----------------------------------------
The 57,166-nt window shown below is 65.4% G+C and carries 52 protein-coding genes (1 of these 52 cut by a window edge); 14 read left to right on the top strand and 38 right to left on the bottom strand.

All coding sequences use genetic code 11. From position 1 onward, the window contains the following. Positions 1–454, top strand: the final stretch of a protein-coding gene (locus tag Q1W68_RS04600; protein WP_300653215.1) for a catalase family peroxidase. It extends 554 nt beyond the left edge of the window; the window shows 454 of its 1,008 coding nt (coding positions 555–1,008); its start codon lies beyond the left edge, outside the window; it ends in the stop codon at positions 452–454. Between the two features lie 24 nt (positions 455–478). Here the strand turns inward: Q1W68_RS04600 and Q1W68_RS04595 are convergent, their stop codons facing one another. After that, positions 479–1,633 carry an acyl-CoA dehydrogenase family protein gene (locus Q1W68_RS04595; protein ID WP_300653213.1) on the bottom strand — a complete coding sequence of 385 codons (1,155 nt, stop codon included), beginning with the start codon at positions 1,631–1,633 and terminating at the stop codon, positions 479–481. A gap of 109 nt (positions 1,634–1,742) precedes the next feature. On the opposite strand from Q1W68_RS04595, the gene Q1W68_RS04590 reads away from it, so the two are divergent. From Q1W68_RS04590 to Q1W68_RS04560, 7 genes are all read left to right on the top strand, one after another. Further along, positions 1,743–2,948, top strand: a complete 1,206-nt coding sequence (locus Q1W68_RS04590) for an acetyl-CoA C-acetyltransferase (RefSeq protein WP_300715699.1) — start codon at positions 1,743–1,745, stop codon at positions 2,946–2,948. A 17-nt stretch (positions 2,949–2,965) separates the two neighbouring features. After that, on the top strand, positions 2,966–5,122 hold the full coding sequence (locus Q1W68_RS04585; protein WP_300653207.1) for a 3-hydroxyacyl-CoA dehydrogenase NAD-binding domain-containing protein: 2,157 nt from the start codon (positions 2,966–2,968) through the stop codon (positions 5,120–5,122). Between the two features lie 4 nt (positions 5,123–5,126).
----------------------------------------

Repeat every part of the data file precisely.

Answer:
The 57,166-nt window shown below is 65.4% G+C and carries 52 protein-coding genes (1 of these 52 cut by a window edge); 14 read left to right on the top strand and 38 right to left on the bottom strand.

All coding sequences use genetic code 11. From position 1 onward, the window contains the following. Positions 1–454, top strand: the final stretch of a protein-coding gene (locus tag Q1W68_RS04600; protein WP_300653215.1) for a catalase family peroxidase. It extends 554 nt beyond the left edge of the window; the window shows 454 of its 1,008 coding nt (coding positions 555–1,008); its start codon lies beyond the left edge, outside the window; it ends in the stop codon at positions 452–454. Between the two features lie 24 nt (positions 455–478). Here the strand turns inward: Q1W68_RS04600 and Q1W68_RS04595 are convergent, their stop codons facing one another. After that, positions 479–1,633 carry an acyl-CoA dehydrogenase family protein gene (locus Q1W68_RS04595; protein ID WP_300653213.1) on the bottom strand — a complete coding sequence of 385 codons (1,155 nt, stop codon included), beginning with the start codon at positions 1,631–1,633 and terminating at the stop codon, positions 479–481. A gap of 109 nt (positions 1,634–1,742) precedes the next feature. On the opposite strand from Q1W68_RS04595, the gene Q1W68_RS04590 reads away from it, so the two are divergent. From Q1W68_RS04590 to Q1W68_RS04560, 7 genes are all read left to right on the top strand, one after another. Further along, positions 1,743–2,948, top strand: a complete 1,206-nt coding sequence (locus Q1W68_RS04590) for an acetyl-CoA C-acetyltransferase (RefSeq protein WP_300715699.1) — start codon at positions 1,743–1,745, stop codon at positions 2,946–2,948. A 17-nt stretch (positions 2,949–2,965) separates the two neighbouring features. After that, on the top strand, positions 2,966–5,122 hold the full coding sequence (locus Q1W68_RS04585; protein WP_300653207.1) for a 3-hydroxyacyl-CoA dehydrogenase NAD-binding domain-containing protein: 2,157 nt from the start codon (positions 2,966–2,968) through the stop codon (positions 5,120–5,122). Between the two features lie 4 nt (positions 5,123–5,126).